Source: Studying Teacher Education, Vol. 7, No. 2, August 2011, 133–143.
(Reviewed by the Portal Team)
This research project grew out of the author's desire to address and transform her experience as a Black, female teacher educator in a White settler province and country.
Along with self-study methodology, the author uses critical race theory and feminist post-structural theory to analyze the construction of her racial identity and relations of power in a White settler society.
This self-study was guided by the following questions:
How does the ongoing construction of my racial identity as an African-Canadian woman working in a White-settler space influence my professional identity and behavior?
How can my exploration of race and space in my identity formation assist me in understanding how my students are produced culturally, locally and historically?
How can my self-study become a pedagogical tool for informing my relationships with my students and enhance my practices as an educator?
What can I as an African-Canadian woman working in a White-settler space learn through inquiring into conflicts with my students in ways that will help me work alongside my students and enable them to interact in critical, caring, and transformative ways with diverse ethno-cultural groups?
The data consisted of journal entries, audio-recording of anecdotes, reflections of feelings and insights that author constructed after each class, and emails she received from students.
The dialectical nature of analysis in this self-study allowed the author to identify a way to chart an anti-oppressive course forward involving both individuals and institutions.
She developed more nuanced understandings of her teaching context to map a course for operating strategically and effectively within it.
Unlike her White colleagues, who generally fit the students’ image of who can be a professor, the author saw that she would need to create pedagogical strategies for introducing and undertaking issues related to race, social justice, and equity.
She surfaced topics early that she might have allowed to emerge later and may have hindered the development of trusting relationships with students being taught by a Black professor for the first time in their lives.
The author theorizes that her appearance, her dreadlocks, was/is an obvious outward sign of the dropping of the White mask.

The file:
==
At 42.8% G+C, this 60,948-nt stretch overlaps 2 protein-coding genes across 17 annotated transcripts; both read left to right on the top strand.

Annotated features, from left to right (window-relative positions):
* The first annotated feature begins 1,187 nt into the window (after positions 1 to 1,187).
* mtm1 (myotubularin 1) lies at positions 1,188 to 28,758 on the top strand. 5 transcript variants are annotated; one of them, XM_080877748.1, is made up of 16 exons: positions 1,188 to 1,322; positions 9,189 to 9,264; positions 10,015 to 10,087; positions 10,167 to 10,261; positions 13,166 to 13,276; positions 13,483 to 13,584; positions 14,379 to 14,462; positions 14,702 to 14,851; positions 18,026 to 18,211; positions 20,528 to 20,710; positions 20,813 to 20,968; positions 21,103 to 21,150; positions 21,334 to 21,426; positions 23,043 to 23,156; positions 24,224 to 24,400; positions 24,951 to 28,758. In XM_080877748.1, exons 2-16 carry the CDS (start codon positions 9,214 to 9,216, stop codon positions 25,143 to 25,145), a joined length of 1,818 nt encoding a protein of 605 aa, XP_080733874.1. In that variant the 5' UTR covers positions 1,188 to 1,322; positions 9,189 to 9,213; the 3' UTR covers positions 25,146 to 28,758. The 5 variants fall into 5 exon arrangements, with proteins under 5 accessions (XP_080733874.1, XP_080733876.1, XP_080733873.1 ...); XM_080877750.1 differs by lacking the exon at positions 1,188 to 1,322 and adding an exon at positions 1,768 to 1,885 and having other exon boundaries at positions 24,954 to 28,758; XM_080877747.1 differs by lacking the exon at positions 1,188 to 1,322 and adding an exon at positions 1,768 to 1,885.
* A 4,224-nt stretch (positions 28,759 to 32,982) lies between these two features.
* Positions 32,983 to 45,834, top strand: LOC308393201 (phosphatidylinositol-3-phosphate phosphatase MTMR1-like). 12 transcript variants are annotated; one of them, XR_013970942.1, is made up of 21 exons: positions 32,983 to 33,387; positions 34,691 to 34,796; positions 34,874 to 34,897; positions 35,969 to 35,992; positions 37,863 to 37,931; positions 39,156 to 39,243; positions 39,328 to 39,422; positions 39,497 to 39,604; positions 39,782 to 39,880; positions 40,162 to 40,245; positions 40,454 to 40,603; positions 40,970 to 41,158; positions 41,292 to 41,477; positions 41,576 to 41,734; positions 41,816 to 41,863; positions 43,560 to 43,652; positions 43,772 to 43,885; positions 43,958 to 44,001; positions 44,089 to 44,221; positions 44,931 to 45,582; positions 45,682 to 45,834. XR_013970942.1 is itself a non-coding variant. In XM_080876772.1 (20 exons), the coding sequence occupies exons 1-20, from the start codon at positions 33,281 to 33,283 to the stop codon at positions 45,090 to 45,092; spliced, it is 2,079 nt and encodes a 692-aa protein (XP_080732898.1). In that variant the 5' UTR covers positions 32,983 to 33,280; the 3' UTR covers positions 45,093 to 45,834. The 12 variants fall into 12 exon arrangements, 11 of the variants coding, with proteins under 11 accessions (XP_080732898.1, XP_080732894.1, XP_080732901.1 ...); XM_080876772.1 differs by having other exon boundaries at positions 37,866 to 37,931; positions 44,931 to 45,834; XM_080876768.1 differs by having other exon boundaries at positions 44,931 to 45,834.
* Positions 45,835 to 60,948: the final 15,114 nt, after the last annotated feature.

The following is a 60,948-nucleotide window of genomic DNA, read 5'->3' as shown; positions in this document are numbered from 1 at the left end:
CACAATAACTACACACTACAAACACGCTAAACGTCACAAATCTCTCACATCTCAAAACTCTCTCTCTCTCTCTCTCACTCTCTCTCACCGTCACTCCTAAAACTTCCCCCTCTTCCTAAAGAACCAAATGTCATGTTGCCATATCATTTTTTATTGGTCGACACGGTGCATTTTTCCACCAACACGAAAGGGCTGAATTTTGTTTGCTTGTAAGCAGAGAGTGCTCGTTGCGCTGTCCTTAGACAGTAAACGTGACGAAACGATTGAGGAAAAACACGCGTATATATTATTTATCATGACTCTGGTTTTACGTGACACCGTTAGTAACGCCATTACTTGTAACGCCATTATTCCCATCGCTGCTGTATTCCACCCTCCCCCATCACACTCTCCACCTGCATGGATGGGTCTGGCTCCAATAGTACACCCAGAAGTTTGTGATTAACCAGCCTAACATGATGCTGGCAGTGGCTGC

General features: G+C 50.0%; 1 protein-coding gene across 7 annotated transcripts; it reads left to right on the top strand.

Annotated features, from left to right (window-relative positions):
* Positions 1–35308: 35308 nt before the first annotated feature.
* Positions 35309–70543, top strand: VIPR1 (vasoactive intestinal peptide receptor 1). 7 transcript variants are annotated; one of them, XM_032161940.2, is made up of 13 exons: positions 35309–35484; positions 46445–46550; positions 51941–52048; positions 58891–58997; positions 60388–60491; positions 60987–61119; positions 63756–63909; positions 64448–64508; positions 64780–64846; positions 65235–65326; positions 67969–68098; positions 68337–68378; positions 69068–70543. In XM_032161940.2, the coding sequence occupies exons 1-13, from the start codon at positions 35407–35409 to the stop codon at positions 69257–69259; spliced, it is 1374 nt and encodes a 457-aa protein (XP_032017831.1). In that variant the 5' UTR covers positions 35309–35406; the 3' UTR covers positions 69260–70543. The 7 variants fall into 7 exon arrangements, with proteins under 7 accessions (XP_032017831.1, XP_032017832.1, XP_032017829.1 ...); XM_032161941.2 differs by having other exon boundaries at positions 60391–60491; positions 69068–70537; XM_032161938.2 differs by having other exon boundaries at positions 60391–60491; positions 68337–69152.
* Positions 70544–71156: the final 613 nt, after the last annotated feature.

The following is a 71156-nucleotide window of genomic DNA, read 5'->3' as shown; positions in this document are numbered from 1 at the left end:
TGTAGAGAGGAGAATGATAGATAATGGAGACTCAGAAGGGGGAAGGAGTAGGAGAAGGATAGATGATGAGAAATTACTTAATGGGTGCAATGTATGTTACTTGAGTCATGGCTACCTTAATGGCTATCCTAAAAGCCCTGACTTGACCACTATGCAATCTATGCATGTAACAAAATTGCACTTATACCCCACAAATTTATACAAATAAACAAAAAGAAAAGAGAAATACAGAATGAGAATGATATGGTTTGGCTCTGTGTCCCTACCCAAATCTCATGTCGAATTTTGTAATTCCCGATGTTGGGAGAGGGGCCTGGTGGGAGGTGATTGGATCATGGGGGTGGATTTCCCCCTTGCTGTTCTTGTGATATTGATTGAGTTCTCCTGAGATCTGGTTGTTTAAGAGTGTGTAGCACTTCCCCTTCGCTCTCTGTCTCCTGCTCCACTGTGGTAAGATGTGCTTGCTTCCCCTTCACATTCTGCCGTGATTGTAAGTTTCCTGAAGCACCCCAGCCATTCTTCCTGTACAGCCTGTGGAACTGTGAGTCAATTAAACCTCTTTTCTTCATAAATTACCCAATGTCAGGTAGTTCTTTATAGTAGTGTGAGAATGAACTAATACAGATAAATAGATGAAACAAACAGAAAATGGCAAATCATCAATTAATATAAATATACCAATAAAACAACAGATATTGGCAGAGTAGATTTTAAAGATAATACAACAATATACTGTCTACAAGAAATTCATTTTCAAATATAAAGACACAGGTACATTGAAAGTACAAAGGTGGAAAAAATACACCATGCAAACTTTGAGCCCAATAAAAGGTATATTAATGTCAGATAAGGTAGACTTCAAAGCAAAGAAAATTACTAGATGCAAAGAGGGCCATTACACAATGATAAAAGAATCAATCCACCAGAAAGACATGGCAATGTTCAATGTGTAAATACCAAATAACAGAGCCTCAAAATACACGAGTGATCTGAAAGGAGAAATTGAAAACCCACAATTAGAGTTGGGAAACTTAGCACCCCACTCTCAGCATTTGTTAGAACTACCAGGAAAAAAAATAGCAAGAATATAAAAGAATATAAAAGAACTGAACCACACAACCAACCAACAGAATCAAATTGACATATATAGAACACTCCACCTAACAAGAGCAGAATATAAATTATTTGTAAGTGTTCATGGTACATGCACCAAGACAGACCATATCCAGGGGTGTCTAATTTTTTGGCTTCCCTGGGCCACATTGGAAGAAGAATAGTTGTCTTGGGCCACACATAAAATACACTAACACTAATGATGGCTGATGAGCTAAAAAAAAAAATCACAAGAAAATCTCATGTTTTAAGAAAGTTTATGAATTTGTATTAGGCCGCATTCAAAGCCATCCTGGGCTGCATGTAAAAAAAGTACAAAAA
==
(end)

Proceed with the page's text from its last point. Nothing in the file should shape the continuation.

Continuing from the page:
From an institutional perspective, her experience in the university suggests that, once hired, a faculty member of a racial minority group is on her own.
Feminist post-structuralism gives hope that the author and her students can change by choosing their subjectivities and subject positions, thus altering their discursive practices.
This is vital in charting a more productive, harmonious, equitable, responsive, and interactive learning context in university classrooms.
Other key players implicated are the faculty alongside whom she teaches.
Faculty colleagues can play roles in facilitating contact and breaking down institutional, racial, and cultural barriers between students and minoritized faculty.
Colleagues can encourage and support.
The author describes an instance of such support came from one of her colleagues who knew the author would be teaching some of her students.
To help students become comfortable with the author, the colleague worked on race, place, and identity with them, encouraging them to attend presentations author made.
When the author taught these students, there appeared to be greater familiarity, engagement, and collaboration between us.
The author concludes that empathy, validation and acceptance from colleagues have buoyed her confidence as she searches for ways to narrow the racial and cultural divide between self and other in order to build collaborative relationships with students.
Three important tools that have proved highly effective are critical race theory, critical pedagogy, and feminist post-structuralist theory.
The use of theory has equipped her with language and conceptual tools for sharing with her students so that we can think, speak, write, and act in ways to name, give meaning to, and transform their world for the benefit of all.